In all the 236 years of Carolingian monarchy, their only king of any significance was the legendary Charlemagne. Nevertheless, a new tradition had been born, and the Holy Roman Empire was begun. Henceforth, European kings were crowned by the Pope – and in England by his appointed Archbishop of Canterbury. Scotland stood alone in resisting this devious Catholic invasion, and her monarchs were subsequently excommunicated.

            The Donation of Constantine is now listed in encyclopedias as “the world’s most famous forgery.” Proof of this emerged over 500 years ago. Its New Testament references relate to the Latin Vulgate Bible – an edition translated and compiled by St Jerome, who was not born until CE 340, some 26 years after Constantine supposedly signed and dated the document. Apart from this, the language of the Donation is that of the 8th century and bears no resemblance to the writing style of Constantine’s day.

            The Donation was first declared to be fraudulent by the Saxon Emperor Otto III in 1001, but the matter was ignored until its authenticity was fiercely attacked by the Italian linguist Lorenzo Valla in the 15th century. He was employed by Pope Nicholas V to work at the Vatican Library, where he discovered the Donation and denounced it as an 8th-century hoax.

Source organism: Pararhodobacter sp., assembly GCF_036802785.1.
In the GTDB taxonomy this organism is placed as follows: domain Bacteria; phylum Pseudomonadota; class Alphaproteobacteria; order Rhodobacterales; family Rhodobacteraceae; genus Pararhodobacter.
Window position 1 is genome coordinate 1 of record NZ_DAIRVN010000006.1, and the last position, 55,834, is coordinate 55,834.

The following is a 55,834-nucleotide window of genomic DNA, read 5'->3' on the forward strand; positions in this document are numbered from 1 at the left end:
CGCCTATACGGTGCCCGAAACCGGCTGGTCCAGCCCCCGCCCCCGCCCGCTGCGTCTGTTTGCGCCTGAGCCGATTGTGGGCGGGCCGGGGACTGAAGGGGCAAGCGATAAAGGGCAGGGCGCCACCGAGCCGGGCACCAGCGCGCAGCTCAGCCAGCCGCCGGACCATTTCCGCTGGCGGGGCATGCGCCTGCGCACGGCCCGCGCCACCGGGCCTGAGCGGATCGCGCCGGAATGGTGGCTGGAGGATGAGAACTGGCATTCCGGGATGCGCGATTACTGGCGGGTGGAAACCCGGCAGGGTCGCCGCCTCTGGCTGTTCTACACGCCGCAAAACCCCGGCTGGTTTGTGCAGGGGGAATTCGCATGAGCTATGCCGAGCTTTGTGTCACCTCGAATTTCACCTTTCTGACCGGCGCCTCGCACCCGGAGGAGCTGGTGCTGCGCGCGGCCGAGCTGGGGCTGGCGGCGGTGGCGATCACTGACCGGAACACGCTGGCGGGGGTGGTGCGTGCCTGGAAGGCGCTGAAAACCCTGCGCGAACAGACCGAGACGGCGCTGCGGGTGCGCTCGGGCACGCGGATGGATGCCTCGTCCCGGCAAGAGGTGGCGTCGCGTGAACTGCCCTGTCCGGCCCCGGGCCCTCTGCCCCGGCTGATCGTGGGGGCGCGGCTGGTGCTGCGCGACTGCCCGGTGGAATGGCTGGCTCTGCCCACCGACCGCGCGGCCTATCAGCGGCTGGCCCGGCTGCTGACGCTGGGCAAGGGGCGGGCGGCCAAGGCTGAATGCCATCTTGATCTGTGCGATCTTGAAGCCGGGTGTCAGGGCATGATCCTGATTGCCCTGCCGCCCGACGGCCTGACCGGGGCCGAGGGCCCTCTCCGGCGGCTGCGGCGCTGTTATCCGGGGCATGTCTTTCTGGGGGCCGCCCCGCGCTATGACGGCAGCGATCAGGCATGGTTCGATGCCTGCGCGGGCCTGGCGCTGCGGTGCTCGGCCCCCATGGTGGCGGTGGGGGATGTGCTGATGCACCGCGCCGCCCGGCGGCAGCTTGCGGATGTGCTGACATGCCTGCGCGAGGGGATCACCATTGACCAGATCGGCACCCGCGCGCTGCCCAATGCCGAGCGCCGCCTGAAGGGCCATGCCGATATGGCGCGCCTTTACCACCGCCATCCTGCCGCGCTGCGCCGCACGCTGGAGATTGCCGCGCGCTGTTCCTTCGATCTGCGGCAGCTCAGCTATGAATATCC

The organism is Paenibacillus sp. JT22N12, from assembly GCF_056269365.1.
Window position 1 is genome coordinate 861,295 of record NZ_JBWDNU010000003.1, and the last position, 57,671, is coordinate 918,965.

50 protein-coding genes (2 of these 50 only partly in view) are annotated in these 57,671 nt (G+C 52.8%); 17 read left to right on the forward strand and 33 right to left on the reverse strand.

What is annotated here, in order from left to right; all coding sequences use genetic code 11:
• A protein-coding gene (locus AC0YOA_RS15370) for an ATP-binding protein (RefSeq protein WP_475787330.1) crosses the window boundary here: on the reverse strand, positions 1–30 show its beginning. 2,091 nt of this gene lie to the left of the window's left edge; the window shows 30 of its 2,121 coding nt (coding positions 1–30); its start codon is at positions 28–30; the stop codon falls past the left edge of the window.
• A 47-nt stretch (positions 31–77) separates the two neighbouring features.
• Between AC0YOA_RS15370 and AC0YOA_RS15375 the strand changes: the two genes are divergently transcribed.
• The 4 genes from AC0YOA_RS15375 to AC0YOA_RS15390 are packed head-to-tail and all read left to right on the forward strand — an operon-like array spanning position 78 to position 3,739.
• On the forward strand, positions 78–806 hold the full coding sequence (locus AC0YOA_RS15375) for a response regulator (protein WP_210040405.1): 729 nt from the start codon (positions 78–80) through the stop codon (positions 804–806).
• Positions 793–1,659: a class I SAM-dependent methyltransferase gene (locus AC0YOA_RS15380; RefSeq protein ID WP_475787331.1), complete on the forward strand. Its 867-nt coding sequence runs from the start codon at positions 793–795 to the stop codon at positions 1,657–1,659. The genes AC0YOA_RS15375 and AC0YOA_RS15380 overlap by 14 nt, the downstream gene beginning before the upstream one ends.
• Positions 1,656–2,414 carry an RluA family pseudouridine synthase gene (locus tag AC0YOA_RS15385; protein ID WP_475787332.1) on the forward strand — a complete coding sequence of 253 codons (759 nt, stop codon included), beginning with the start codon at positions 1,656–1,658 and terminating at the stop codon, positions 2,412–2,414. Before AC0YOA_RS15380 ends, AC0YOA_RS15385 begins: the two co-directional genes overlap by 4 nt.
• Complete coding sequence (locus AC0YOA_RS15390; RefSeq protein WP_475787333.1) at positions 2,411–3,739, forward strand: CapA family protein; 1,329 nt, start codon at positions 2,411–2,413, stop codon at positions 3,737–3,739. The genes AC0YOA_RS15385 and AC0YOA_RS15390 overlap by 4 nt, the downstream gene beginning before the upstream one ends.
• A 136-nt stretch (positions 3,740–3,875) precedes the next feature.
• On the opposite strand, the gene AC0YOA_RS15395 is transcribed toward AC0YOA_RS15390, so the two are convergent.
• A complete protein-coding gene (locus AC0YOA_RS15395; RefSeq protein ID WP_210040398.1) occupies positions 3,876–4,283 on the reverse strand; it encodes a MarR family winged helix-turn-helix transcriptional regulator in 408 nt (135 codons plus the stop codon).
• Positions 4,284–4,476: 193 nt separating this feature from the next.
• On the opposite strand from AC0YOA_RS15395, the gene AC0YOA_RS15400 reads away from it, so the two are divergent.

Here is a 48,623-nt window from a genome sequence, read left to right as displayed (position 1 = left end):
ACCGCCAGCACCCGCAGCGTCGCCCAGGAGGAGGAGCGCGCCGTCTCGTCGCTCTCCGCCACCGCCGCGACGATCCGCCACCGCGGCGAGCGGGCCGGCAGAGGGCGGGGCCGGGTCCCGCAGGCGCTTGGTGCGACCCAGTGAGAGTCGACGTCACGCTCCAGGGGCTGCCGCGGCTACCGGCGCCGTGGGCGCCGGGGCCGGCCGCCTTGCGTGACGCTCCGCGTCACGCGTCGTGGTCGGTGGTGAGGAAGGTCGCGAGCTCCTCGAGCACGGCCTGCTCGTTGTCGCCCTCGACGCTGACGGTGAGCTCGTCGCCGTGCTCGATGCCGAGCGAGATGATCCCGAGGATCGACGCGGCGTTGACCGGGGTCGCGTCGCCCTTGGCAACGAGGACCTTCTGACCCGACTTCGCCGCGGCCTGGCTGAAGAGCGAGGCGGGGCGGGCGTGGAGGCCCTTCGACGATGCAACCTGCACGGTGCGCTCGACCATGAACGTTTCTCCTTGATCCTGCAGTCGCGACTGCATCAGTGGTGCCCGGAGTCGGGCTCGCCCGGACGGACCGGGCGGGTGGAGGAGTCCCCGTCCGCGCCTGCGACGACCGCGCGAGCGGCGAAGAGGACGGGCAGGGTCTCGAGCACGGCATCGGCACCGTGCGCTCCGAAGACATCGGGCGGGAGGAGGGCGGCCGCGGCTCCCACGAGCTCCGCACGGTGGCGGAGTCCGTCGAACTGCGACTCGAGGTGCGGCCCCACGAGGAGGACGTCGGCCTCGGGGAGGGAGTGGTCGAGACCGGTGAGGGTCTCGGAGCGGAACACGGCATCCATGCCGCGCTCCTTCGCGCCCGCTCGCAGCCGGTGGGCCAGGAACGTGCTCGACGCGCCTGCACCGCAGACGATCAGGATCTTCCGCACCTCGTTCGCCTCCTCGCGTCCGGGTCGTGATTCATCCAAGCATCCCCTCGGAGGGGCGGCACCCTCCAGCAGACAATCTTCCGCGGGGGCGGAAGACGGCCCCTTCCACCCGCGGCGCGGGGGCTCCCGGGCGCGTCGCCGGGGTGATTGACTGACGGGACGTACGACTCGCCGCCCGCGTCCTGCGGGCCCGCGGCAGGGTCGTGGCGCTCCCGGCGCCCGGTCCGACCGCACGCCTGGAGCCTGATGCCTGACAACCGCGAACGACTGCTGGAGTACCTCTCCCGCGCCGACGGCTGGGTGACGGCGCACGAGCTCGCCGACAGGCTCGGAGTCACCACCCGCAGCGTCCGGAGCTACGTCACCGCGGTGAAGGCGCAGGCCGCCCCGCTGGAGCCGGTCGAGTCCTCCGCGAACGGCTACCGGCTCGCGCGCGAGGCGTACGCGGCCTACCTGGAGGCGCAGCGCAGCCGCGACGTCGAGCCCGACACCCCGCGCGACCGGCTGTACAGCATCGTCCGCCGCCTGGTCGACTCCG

Yet it was this very document which facilitated a whole new style of papal kingship. It was the device by which the Roman Church reverted political power to itself and eclipsed the Desposyni inheritors of Jesus and Mary Magdalene after the collapse of the Western Empire. It had become the primary document of papal lordship over the whole of Christendom and its monarchs.

            Much is made in The Da Vinci Code of how Leonardo da Vinci surreptitiously introduced Mary Magdalene into his mural of The Last Supper at the monastery of Santa Maria delle Grazie in Milan, but in truth he did not. This supposition comes from an outdated 1994 concept, which was based on the mural as it existed after a superficial cleaning by Mauro Pelliccioli in 1954.

            It is stated in The Da Vinci Code that, in this 1954 restoration, The Last Supper was “cleaned down to Da Vinci’s original layer of paint” – but this is completely untrue. At that time it was reckoned that only one-fifth of Leonardo’s original was left intact, but it was all obliterated beneath the overpainting of numerous successive restoration attempts. All Pelliccoli did was to clean the surface and treat the work against mildew.

            Not until 1978 was a proper restoration commissioned to be undertaken by the renowned conservator of masterworks, Dr. Pinin Brambilla Barcilon. This renovation took a full twenty years, during which the mural was not on view to the public. It was finally unveiled in 1999, but the source reference for Dan Brown’s novel in this regard was written five years earlier, and was not based on The Last Supper painting as it exists today.